A separate code of conduct especially for pupils in the West Midlands should be drawn up, a Birmingham MP has suggested.
Steve McCabe (Lab Hall Green) said the guidelines would reflect differing standards of discipline expected in different parts of the country.
He said the behaviour code could even be tailored to different parts of the region.
His comments come at a time of increased focus on how to tackle unruly behaviour in schools.
The Government is investigating the possibility of establishing a national discipline code setting out "roles and responsibilities of schools, pupils and parents, in promoting good behaviour".
But Mr McCabe, a parliamentary private secretary to Education Secretary Ruth Kelly, said: "I am not convinced I favour a national discipline code.
"You could argue that what is tolerable should be the same everywhere but my view is if you are teaching in the East End of London with children speaking 26 different languages, that may be different from Swanshurst School for Girls in Kings Heath. I favour a set of minimum standards of what is and isn't tolerable.
"But I think there should be some kind of localised procedure so whatever happens you would expect the same behaviour from schools in the same locality."
The MP said such a system would also stop parents moving their children around when their behaviour proved unacceptable at one school.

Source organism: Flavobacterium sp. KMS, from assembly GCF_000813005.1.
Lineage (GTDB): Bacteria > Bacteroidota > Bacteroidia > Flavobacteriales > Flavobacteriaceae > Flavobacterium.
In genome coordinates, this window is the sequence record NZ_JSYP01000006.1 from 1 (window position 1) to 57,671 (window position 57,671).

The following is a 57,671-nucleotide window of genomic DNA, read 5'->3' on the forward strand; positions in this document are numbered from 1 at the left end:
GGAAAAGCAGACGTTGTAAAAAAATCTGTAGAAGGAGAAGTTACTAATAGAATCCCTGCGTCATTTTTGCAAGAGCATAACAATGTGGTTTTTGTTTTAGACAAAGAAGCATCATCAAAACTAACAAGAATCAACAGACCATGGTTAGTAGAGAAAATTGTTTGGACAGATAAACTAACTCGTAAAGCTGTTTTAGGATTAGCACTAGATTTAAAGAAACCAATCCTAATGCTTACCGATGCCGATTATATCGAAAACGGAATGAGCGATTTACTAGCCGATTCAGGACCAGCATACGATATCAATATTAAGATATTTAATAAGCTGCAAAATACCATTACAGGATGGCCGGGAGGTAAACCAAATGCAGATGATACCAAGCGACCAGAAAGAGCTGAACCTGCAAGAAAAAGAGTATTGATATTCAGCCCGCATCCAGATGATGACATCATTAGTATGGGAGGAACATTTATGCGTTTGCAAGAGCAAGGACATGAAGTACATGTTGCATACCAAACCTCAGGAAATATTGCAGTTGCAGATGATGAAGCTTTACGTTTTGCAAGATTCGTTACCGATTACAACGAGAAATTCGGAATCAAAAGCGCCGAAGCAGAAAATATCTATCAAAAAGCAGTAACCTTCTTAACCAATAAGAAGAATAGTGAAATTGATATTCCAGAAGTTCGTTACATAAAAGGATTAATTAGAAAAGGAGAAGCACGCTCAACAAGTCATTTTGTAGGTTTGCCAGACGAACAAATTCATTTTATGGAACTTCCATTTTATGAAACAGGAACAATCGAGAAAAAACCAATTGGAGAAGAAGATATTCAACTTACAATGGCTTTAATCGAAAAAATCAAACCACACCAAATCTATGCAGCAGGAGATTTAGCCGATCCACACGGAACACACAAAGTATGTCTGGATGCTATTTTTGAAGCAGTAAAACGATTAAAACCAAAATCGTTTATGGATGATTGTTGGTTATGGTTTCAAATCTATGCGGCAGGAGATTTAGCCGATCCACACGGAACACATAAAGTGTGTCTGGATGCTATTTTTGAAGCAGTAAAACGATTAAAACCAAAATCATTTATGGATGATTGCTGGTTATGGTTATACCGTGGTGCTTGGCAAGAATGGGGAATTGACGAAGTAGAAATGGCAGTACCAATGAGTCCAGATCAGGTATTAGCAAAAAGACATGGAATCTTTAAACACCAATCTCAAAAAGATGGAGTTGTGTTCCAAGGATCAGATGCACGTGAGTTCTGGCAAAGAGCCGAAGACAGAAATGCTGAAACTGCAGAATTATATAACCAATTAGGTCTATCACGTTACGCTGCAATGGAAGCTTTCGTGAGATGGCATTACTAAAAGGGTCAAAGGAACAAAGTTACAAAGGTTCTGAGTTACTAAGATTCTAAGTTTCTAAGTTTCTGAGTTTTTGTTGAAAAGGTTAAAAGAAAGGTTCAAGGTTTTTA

Last week Mr McCabe called a meeting of head teachers and school governors in Birmingham to discuss how to deal with ill-discipline in schools.
Their thoughts will feed into a national strategy which could result in a tougher stance on school hooligans.
More specialised training for teachers in managing pupils is also being considered.
Mr McCabe said: "If there are things that people are finding difficult and the stress in classrooms is too much, then at an earlier stage we should pick this up and see what kind of help and support they need."
Fines for parents and parenting contracts to ensure mothers and fathers take responsibility for their children may also be stepped up in the future.
Mr McCabe claimed parents needed to know what their responsibilities were.
"We are in danger of being in a situation where people are slightly more fixated on their rights than their responsibilities," he said.
"There is no point in telling us your rights if you are oblivious to your responsibilities.
"Parents have a responsibility to get their children to the school in a proper state to be educated and back the school when there is an issue."
Last week's meeting drew from the experiences of teachers in several Birmingham secondary schools.
Mr McCabe is to send a report to Ms Kelly based on their feedback.
"We've come a long way in tackling serious bad behaviour in our schools but zero tolerance and a culture of respect must be the norm in schools all of the time," he added.
"If anti-social attitudes are not effectively managed at a secondary school level, badly behaving students may fall by the wayside and we run the risk that this bad behaviour will transform into criminal behaviour when these children enter our communities as adults."
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